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What Is Munchausen By Proxy Syndrome? 'Sharp Objects' Alludes To The Serious Condition

This week's episode of Sharp Objects is the penultimate installment of the story, focusing on the arrest of a suspect and the closing of the case by a very eager police chief. But the story was never really about the murders, as much as it was an excuse to put Adora and both her living daughters in the same house together, in what may turn out to be the most explosive situation imaginable. Most seem to think Camille and Amma are the crazy ones, but what if it's really Adora? And what is Munchausen-By-Proxy syndrome? Warning: Spoilers For Sharp Objects follow. This post only discusses the happenings in the TV series so far.

So what is MBP? As Nurse Beverly explains to Detective Willis, it's an offshoot of another mental disorder, Munchausen syndrome. This is a "factitious disorder," where a patient repeatedly acts as if they have a physical or mental illness when they are not really sick but are actually emotionally driven for one reason or another to create physical symptoms as a form of acting out to display their emotional distress.

The "By Proxy" version is when someone does it by poisoning someone else in the family to make them look as if they are ill, usually a child or an elderly person, again to gain attention and also admiration as the long-suffering caretaker. Today the disease has been renamed to FDIA, which stands for "Factitious Disorder Imposed on Another."

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The show never comes out and says this week Adora has this disorder. But from the getgo, everything points that way. After Adora all but ordered Camille out of the house, she has taken her drugged up, hung over daughters, put both of them in innocent white nighties, and stuck them in their beds, with apparent plans to keep them there and administer homemade "medicines" to both.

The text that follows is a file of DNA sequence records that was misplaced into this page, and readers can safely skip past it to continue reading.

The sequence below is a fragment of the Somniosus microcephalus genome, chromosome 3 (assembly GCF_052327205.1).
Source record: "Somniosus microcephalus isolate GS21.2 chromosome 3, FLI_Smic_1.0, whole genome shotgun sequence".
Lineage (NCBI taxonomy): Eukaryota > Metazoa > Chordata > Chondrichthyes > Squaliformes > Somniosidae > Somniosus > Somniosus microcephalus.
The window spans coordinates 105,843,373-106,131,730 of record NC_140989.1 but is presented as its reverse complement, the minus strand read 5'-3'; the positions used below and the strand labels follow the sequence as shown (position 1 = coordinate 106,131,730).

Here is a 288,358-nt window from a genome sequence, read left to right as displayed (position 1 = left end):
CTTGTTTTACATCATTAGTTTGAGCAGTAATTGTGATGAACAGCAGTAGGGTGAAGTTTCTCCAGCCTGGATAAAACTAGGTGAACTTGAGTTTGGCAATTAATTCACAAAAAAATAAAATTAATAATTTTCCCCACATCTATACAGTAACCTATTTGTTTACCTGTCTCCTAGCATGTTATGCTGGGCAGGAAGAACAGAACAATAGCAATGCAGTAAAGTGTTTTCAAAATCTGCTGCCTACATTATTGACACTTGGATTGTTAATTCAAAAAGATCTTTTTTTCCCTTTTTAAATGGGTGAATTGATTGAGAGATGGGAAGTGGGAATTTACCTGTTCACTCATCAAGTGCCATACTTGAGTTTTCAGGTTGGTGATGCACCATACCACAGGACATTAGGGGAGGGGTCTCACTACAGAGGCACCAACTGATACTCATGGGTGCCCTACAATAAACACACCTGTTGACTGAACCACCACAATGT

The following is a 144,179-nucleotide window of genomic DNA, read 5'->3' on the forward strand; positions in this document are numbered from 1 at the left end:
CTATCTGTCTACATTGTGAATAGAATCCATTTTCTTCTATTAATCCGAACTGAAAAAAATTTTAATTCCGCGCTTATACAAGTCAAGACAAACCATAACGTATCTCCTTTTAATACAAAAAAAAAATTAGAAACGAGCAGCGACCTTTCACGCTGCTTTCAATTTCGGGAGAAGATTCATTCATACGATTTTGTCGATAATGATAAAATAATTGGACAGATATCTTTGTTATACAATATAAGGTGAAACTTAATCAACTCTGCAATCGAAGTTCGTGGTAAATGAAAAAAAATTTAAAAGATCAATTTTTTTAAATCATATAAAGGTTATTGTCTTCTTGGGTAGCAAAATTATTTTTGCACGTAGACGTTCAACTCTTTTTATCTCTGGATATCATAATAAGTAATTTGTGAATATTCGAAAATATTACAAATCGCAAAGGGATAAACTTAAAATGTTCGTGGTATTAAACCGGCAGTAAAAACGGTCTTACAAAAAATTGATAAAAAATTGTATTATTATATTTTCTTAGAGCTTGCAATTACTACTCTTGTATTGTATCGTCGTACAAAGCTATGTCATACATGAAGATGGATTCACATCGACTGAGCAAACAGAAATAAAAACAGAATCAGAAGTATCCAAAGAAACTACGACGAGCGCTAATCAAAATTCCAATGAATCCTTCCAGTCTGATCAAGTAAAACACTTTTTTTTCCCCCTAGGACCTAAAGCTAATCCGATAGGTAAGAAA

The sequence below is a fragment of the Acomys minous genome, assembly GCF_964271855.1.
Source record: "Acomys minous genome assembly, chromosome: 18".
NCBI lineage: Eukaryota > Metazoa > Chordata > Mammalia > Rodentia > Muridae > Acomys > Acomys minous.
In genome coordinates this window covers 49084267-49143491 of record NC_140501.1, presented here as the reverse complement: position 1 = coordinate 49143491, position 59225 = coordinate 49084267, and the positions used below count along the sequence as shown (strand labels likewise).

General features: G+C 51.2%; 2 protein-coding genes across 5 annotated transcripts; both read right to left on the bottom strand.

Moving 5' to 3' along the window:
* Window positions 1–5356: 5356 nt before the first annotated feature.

Camille's flashback to her mother trying to force her to stay in bed as a child before refusing to drink whatever concoction is in the blue bottle is instructive. Camille has always fought back. She just didn't know she was fighting someone who was trying to poison her, then or now.

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But as both Willis and Camille learn this week, it wasn't something people missed. Jackie knew. This is why she was always so kindly towards Camille. She knew her mother was a horror, and she loved the girl for fighting back, even as she understood how Marian, and now Amma could submit to it because it was just "easier."

But Jackie and the nurse weren't the only ones. Vickery knew, his response to Willis makes it clear he knew and turned a blind eye, maybe even took steps to protect Adora all those years ago, figuring it was an accident that couldn't happen twice.

Or could it? After all, Amma is "sick." And her friends were told not to come back.

If you or someone you know is considering self-harm or experiencing suicidal thoughts, call the National Suicide Prevention Hotline at 1-800-273-8255 or text HOME to the Crisis Text Line at 741741 or the Substance Abuse and Mental Health Services Administration (SAMHSA) at 1-800-662-HELP (4357).